Home

About

Advanced Search

Browse by Discipline

Scientific Societies

E-print Alerts

Add E-prints

E-print Network
FAQHELPSITE MAPCONTACT US


  Advanced Search  

 
Electrodynamics of the Josephson vortex lattice in high-temperature superconductors A. E. Koshelev
 

Summary: Electrodynamics of the Josephson vortex lattice in high-temperature superconductors
A. E. Koshelev
Materials Science Division, Argonne National Laboratory, Argonne, Illinois 60439, USA
Received 31 May 2007; published 31 August 2007
We studied the response of the Josephson vortex lattice in layered superconductors to the high-frequency
c-axis electric field. We found a simple relation connecting the dynamic dielectric constant with the perturba-
tion of the superconducting phase, induced by oscillating electric field. Numerically solving equations for the
oscillating phases, we computed the frequency dependences of the loss function at different magnetic fields,
including regions of both dilute and dense Josephson vortex lattices. The overall behavior is mainly determined
by the c-axis and in-plane dissipation parameters, which are inversely proportional to the anisotropy. The cases
of weak and strong dissipations are realized in Bi2Sr2CaCu2Ox and underdoped YBa2Cu3Ox, respectively. The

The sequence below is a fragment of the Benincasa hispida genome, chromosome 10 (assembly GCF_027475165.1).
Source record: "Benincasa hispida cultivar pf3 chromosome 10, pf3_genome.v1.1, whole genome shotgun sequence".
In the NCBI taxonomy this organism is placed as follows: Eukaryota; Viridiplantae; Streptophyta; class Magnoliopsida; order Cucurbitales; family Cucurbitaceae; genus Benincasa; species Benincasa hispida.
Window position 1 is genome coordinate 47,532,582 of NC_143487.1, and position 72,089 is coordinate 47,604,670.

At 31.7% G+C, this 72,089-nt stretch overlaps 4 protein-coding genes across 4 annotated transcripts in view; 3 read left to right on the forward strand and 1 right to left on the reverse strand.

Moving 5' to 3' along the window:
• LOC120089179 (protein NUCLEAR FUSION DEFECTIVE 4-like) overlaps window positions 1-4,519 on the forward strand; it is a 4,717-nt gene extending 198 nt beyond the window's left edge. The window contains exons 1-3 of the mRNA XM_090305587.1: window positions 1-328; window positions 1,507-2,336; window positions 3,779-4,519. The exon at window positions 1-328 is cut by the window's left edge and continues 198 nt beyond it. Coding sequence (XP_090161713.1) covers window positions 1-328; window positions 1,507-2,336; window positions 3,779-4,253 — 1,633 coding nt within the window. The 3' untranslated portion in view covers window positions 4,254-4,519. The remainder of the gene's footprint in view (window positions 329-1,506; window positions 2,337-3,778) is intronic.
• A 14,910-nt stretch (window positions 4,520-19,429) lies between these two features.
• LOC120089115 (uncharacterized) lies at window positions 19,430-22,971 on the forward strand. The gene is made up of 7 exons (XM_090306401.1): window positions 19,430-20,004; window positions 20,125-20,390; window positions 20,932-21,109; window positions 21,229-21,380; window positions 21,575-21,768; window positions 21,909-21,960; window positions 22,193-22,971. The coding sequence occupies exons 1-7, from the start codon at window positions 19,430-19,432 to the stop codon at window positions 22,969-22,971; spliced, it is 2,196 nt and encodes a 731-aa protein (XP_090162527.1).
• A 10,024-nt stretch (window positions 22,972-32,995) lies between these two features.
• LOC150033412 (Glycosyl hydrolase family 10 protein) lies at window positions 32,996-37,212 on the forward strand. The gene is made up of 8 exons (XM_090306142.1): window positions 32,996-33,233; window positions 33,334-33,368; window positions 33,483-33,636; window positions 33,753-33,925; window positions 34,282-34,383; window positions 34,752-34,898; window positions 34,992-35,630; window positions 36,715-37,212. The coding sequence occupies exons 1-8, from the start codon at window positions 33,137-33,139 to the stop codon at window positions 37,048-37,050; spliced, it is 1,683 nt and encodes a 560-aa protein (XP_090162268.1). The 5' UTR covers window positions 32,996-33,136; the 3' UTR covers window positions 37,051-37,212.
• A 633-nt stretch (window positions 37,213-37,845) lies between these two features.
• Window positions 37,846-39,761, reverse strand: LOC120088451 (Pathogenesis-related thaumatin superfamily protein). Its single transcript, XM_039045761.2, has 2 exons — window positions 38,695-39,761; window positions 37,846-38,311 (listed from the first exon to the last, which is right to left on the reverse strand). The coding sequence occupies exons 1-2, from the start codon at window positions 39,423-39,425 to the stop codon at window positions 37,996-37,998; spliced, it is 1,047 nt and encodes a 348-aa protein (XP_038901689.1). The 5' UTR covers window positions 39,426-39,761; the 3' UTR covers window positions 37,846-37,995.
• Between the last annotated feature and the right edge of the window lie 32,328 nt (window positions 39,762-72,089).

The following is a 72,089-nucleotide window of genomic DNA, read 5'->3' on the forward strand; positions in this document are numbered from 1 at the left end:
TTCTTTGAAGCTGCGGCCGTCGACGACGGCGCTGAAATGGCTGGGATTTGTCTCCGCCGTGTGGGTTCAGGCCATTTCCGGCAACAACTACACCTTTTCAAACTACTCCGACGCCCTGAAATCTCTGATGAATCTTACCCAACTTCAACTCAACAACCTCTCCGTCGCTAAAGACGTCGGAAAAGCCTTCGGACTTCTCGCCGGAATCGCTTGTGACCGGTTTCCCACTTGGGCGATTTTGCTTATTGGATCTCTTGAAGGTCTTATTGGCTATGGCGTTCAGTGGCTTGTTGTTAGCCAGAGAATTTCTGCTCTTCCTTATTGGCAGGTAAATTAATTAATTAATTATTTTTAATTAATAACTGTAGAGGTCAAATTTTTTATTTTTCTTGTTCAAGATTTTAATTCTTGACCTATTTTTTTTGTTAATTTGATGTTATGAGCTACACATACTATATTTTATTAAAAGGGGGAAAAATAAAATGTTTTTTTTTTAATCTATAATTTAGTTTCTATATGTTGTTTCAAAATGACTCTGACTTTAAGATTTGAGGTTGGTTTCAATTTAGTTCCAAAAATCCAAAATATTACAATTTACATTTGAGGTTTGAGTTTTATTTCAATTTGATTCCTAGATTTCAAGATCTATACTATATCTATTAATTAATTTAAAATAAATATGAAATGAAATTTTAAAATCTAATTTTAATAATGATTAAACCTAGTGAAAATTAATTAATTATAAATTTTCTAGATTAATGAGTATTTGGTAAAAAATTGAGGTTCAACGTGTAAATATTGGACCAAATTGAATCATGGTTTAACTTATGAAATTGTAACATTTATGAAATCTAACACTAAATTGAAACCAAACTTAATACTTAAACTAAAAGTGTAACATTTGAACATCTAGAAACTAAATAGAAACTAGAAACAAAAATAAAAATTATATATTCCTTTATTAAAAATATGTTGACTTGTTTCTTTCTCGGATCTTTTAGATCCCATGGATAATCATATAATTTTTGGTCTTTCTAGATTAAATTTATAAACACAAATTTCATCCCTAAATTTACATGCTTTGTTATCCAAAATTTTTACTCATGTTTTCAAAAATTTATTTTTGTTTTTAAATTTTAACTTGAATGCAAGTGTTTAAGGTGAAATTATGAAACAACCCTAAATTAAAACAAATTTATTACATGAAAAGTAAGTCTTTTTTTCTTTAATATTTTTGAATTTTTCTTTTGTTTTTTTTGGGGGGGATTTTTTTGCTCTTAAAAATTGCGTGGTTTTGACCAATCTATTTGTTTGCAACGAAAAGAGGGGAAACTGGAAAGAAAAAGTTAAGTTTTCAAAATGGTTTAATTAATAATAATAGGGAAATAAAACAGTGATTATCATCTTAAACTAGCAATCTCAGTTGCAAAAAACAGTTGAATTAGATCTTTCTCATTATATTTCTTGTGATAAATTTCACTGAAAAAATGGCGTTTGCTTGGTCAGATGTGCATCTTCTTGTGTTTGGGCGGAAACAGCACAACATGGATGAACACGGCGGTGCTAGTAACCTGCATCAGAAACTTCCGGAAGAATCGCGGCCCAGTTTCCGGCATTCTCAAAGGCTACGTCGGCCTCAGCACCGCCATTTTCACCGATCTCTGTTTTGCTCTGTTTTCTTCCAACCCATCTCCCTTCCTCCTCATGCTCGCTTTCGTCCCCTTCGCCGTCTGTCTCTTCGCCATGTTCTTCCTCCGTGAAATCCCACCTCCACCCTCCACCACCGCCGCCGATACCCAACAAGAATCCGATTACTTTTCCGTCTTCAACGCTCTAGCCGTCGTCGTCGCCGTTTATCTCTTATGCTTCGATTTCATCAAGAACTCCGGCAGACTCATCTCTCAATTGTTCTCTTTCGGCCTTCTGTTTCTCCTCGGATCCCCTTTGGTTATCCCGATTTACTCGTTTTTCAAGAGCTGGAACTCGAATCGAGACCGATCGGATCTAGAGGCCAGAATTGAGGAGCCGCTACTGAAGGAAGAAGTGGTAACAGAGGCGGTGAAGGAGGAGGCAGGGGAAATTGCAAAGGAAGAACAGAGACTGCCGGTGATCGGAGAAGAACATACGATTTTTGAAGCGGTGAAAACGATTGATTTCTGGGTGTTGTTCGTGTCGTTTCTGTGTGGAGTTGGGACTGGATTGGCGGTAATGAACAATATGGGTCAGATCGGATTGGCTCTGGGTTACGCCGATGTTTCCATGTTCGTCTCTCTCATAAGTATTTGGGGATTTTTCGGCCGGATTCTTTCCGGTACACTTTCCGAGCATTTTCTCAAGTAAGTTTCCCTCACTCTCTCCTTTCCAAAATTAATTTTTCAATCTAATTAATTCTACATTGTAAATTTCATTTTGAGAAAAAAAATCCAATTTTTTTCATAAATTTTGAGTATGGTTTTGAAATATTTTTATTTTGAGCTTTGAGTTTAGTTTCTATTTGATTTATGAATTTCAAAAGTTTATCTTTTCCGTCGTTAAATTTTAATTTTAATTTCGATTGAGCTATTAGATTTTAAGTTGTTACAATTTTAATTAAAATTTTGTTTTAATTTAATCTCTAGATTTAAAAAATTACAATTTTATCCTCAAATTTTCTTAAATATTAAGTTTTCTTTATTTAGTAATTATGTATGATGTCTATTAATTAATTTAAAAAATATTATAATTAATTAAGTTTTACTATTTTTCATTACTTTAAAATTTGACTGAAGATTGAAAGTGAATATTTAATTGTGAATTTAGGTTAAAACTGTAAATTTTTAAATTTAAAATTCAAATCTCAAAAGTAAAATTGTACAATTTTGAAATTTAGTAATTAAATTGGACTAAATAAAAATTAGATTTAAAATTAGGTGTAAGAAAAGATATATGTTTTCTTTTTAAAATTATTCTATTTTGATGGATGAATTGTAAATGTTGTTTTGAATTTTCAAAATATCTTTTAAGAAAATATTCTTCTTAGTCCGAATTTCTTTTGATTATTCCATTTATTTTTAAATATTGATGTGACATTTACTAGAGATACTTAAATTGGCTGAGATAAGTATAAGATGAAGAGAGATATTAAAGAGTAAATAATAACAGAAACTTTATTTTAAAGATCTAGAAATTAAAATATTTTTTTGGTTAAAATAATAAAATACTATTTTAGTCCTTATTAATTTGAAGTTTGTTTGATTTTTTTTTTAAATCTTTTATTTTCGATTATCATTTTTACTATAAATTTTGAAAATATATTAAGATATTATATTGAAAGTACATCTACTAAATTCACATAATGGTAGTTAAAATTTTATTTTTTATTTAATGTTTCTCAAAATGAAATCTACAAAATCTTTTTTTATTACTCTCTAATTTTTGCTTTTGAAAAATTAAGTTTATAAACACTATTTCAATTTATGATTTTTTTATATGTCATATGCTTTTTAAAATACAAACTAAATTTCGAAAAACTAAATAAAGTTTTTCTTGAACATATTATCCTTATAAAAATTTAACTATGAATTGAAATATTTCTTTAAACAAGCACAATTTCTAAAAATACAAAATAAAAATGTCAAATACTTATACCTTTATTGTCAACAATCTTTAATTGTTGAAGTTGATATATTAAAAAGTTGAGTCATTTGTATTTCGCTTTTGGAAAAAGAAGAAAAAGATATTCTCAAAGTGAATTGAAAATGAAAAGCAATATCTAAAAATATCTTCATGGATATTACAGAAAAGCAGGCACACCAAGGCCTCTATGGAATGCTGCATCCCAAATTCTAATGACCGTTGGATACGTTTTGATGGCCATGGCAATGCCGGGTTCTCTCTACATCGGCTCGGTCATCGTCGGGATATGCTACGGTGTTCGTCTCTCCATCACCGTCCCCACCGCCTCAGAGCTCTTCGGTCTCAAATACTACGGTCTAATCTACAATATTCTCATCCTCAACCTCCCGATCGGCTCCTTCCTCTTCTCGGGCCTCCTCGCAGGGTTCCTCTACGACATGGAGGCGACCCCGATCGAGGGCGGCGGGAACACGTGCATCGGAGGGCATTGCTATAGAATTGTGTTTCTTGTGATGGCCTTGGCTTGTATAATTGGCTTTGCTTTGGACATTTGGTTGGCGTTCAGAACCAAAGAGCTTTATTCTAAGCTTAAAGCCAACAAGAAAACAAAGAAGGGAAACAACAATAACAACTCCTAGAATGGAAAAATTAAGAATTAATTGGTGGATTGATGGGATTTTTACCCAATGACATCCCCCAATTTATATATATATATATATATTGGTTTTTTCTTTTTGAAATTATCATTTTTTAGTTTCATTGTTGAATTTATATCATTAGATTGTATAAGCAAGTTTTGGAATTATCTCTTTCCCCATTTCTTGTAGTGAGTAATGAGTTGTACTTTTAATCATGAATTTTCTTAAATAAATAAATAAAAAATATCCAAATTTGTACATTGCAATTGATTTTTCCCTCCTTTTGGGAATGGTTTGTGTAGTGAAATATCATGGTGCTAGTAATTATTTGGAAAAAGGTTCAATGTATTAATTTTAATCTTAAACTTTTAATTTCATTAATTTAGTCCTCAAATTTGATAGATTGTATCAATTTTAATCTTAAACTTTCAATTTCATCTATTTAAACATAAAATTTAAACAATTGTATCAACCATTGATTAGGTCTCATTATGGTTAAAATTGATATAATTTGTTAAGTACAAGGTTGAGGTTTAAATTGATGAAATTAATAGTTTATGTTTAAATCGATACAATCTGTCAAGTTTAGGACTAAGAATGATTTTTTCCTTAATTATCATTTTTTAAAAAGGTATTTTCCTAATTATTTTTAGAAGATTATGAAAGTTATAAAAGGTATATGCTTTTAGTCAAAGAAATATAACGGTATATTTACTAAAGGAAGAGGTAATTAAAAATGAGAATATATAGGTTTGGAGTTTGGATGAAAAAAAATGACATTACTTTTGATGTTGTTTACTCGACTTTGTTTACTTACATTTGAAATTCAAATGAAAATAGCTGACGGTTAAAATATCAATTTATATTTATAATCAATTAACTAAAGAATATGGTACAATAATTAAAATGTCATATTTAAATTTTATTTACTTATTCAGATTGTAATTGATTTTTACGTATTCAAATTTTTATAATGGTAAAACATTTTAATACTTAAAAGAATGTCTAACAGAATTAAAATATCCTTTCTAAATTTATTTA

main feature of the response is the Josephson-plasma-resonance peak. In the weak-dissipation case, additional
satellites appear in the dilute regime in the higher-frequency region due to the excitation of the plasma modes
with the wave vectors set by the lattice structure. In the dense-lattice limit, the plasma peak moves to a higher
frequency, and its intensity rapidly decreases, in agreement with experiment and analytical theory. The behav-
ior of the loss function at low frequencies is well described by the phenomenological theory of vortex oscil-
lations. In the case of very strong in-plane dissipation, an additional peak in the loss function appears below the
plasma frequency. Such peak has been observed experimentally in underdoped YBa2Cu3Ox. It is caused by the
frequency dependence of the in-plane contribution to losses rather than a definite mode of phase oscillations.
DOI: 10.1103/PhysRevB.76.054525 PACS number s : 74.25.Nf, 74.25.Op, 74.25.Gz, 74.20. z

  

Source: Alexei, Koshelev - Materials Science Division, Argonne National Laboratory

 

Collections: Materials Science; Physics